Dairy's pipeline plan draws a crowd
MONTEVIDEO, Minn. -- A hearing on a permit to build an underground pipeline to carry millions of gallons of liquid manure drew a small crowd to the Chippewa County Board of Commissioners meeting Tuesday afternoon in Montevideo despite a snowstorm.
MONTEVIDEO, Minn. - A hearing on a permit to build an underground pipeline to carry millions of gallons of liquid manure drew a small crowd to the Chippewa County Board of Commissioners meeting Tuesday afternoon in Montevideo despite a snowstorm.
Ten landowners joined David Yost, representing Louriston Dairy, to show support for the dairy's plans to bury a pipeline to carry liquid manure.
The Chippewa County Board unanimously approved a utility permit for the project, and made note of the support for it by affected landowners near the dairy.
"I've had phone calls of support for this from people unable to make it this afternoon," Board Chairman Jeffrey Lopez said following the vote. "Neighbors have discussed the issue and worked through all that. Nice to see this. I know you guys have worked at it."
While new to Chippewa County, Yost said, Riverview Dairy has installed over 60 miles of underground pipelines in the past 10 years at its other dairy operations in Minnesota and South Dakota. Most recently, the Kandiyohi County Board of Commissioners approved a manure pipeline for the company's Riverview Dairy near Pennock.
The Louriston Dairy is located in Louriston Township of Chippewa County near Minnesota Highway 40, approximately 6.75 miles southwest of Kerkhoven and 15 miles west of Willmar.
The dairy needs a county permit for the pipeline because it will affect county tile lines and open ditch at 13 different crossings, according to Josh Macziewski, agriculture and drainage inspector for Chippewa County. The PVC pipeline will be 14-inch in diameter and 7.7 miles in length.
The dairy is permitted for 9,500 animal units, or 8,670 Jersey cows and 1,180 Jersey heifers. The dairy generates an estimated 84 million gallons of liquid manure each year. Separators remove solids from the animal waste to be used as bedding, and the liquid is held in sealed lagoons.
The pipeline will be installed this spring with the goal of having it in service by fall. The pipeline will eliminate the need to install a two-mile-long, above-ground hose each fall to pump the liquid manure, according to Yost.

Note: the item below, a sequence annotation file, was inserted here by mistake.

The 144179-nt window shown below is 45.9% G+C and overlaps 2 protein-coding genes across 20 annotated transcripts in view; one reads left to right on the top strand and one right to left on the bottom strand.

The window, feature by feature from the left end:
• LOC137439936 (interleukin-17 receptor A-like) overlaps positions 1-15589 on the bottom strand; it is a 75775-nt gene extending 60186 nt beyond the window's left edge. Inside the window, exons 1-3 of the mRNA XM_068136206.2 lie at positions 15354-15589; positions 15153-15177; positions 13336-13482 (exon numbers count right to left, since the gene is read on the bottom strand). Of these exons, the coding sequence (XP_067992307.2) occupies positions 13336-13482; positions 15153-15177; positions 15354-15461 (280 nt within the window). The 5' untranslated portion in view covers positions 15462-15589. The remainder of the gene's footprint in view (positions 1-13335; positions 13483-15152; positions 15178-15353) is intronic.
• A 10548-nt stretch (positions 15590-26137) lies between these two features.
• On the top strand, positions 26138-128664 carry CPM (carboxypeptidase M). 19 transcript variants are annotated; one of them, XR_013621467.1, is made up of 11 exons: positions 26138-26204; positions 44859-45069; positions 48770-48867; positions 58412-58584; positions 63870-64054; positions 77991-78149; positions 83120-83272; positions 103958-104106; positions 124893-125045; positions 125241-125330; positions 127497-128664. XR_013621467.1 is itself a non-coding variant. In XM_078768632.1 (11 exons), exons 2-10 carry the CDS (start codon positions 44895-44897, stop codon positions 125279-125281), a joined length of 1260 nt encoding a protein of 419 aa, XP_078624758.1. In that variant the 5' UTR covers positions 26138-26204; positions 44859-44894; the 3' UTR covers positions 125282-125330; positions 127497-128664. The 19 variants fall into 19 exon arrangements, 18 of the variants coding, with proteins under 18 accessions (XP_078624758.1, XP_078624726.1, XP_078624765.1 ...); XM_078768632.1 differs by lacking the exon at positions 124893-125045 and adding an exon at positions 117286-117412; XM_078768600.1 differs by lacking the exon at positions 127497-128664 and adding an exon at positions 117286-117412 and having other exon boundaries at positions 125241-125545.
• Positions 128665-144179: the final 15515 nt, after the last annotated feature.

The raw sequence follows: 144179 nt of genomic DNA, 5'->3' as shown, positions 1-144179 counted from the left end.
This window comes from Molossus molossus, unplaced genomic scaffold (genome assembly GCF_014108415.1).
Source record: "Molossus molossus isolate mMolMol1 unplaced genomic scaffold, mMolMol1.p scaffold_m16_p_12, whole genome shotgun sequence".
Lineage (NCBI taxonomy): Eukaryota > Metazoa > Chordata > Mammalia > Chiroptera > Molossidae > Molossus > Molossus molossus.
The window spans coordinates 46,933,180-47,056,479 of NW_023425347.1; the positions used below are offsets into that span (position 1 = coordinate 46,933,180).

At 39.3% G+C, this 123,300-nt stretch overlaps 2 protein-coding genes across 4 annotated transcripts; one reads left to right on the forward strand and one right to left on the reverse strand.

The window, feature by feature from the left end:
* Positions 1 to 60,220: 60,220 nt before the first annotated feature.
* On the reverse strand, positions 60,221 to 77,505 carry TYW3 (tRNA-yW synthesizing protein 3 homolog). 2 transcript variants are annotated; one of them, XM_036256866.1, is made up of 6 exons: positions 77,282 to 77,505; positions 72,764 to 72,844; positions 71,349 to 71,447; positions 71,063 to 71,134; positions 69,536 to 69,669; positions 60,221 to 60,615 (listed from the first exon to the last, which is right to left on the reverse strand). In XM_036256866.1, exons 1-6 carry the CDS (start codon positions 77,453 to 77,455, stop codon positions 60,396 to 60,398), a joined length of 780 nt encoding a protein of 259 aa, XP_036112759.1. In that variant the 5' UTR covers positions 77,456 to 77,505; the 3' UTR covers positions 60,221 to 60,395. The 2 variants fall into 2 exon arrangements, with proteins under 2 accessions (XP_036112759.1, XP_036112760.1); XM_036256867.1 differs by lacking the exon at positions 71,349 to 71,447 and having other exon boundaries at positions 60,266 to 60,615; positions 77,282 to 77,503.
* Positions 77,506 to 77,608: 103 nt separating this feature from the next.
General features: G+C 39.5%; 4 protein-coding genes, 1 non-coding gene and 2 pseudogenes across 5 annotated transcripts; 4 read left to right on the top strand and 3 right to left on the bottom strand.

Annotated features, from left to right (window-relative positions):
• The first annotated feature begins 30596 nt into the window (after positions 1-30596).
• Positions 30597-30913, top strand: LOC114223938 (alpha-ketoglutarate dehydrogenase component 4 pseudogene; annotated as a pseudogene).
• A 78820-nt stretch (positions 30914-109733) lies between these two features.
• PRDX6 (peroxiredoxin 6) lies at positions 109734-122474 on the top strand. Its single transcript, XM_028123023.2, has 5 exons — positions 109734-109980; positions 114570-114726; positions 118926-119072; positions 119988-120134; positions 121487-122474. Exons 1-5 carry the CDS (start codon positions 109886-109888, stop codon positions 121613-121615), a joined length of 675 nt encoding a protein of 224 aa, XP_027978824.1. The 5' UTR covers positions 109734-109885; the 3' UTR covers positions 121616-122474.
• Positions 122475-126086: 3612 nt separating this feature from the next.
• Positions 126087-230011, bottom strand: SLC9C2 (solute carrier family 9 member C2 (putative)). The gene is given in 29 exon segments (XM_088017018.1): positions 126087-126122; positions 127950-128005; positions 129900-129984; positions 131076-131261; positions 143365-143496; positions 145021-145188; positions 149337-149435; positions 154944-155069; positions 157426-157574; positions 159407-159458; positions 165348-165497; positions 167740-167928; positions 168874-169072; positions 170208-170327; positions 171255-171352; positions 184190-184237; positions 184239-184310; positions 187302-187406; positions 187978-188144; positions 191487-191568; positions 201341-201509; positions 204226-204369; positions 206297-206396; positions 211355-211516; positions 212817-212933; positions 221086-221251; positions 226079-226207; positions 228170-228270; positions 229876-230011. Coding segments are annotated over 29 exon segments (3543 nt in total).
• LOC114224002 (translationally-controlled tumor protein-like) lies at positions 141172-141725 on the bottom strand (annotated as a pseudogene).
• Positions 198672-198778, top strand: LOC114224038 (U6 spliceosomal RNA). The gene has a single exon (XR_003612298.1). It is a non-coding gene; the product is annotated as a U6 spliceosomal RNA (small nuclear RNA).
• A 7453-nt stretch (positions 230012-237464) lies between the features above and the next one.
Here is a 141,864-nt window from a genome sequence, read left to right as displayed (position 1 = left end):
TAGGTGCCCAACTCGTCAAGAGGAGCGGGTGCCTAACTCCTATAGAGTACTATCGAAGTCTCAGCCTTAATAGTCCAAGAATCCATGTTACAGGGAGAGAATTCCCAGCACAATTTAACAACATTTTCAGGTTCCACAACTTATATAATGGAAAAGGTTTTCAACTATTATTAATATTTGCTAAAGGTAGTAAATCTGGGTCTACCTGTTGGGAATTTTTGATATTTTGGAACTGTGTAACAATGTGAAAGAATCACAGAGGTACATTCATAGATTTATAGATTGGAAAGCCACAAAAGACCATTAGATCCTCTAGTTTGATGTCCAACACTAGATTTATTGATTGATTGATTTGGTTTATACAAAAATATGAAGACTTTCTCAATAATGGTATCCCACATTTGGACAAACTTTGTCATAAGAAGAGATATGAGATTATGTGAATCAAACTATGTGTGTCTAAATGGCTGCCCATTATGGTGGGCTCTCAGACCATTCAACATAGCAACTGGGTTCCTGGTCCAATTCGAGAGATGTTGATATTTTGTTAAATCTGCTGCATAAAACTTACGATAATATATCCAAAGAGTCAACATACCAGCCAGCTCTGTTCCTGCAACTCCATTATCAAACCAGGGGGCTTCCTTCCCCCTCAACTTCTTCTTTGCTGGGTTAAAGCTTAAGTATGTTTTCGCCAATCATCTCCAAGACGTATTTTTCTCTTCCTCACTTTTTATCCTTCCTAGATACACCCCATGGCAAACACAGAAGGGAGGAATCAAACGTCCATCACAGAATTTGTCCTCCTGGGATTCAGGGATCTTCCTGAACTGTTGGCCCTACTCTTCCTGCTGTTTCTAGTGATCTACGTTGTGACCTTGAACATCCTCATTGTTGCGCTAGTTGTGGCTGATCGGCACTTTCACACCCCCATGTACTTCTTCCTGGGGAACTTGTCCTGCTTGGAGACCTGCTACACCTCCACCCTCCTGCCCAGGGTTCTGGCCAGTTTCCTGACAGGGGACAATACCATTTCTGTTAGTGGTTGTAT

The dairy injects its manure in area farm fields as fertilizer each fall, from Sept. 1 through freeze-up on Nov. 15, according to Yost. Using the above-ground hose has limitations. A harvested field may be ready for fertilizer, but cannot be reached if an unharvested field stands between it and the dairy.
The dairy plans to install a dozen risers at locations along the underground pipeline. The tractor and chisel-type applicator used to inject the manure can tap into any of the risers.
The pipeline speeds up the fall fertilizer application process during what is a narrow time frame, and improves efficiency, Yost said. He said the system is a cleaner system, with less liability risk.
A tracer line along the pipeline makes it possible to locate every inch of the pipe, he said.
The dairy is permitted to apply manure on 6,300 acres of cropland each year. It has agreements with landowners for up to 10,500 acres. In most cases, the fertilizer is applied on fields where corn, sugar beets or soybeans have been harvested.
Chairman Lopez said the commissioners decided to hold a hearing on the permit in the interest of transparency. Macziewski said his office mailed letters to affected landowners to notify them about the project, and included maps showing where the project would be located. His office received no calls in response, he said.
Board members credited the dairy for doing its homework and working with its neighbors. They also cited its economic value to the county.
"We're really happy to have the dairy in Chippewa County," said Commissioner David Lieser. "It's a shot in the arm for our economy, I think the board would agree."